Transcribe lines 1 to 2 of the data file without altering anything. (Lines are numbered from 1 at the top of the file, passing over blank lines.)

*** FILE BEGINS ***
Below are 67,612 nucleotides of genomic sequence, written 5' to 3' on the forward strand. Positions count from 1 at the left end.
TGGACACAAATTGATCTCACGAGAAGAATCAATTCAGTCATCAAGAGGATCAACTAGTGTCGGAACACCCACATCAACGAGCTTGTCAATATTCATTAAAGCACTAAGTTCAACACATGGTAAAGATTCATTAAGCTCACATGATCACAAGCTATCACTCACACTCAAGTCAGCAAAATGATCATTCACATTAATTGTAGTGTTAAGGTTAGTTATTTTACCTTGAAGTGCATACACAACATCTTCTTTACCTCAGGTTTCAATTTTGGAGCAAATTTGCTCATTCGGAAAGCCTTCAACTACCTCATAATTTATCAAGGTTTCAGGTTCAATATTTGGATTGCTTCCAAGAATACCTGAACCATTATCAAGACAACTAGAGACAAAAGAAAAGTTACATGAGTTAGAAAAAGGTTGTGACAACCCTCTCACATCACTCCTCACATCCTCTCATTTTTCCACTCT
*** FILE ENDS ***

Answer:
Below are 67,612 nucleotides of genomic sequence, written 5' to 3' on the forward strand. Positions count from 1 at the left end.
TGGACACAAATTGATCTCACGAGAAGAATCAATTCAGTCATCAAGAGGATCAACTAGTGTCGGAACACCCACATCAACGAGCTTGTCAATATTCATTAAAGCACTAAGTTCAACACATGGTAAAGATTCATTAAGCTCACATGATCACAAGCTATCACTCACACTCAAGTCAGCAAAATGATCATTCACATTAATTGTAGTGTTAAGGTTAGTTATTTTACCTTGAAGTGCATACACAACATCTTCTTTACCTCAGGTTTCAATTTTGGAGCAAATTTGCTCATTCGGAAAGCCTTCAACTACCTCATAATTTATCAAGGTTTCAGGTTCAATATTTGGATTGCTTCCAAGAATACCTGAACCATTATCAAGACAACTAGAGACAAAAGAAAAGTTACATGAGTTAGAAAAAGGTTGTGACAACCCTCTCACATCACTCCTCACATCCTCTCATTTTTCCACTCT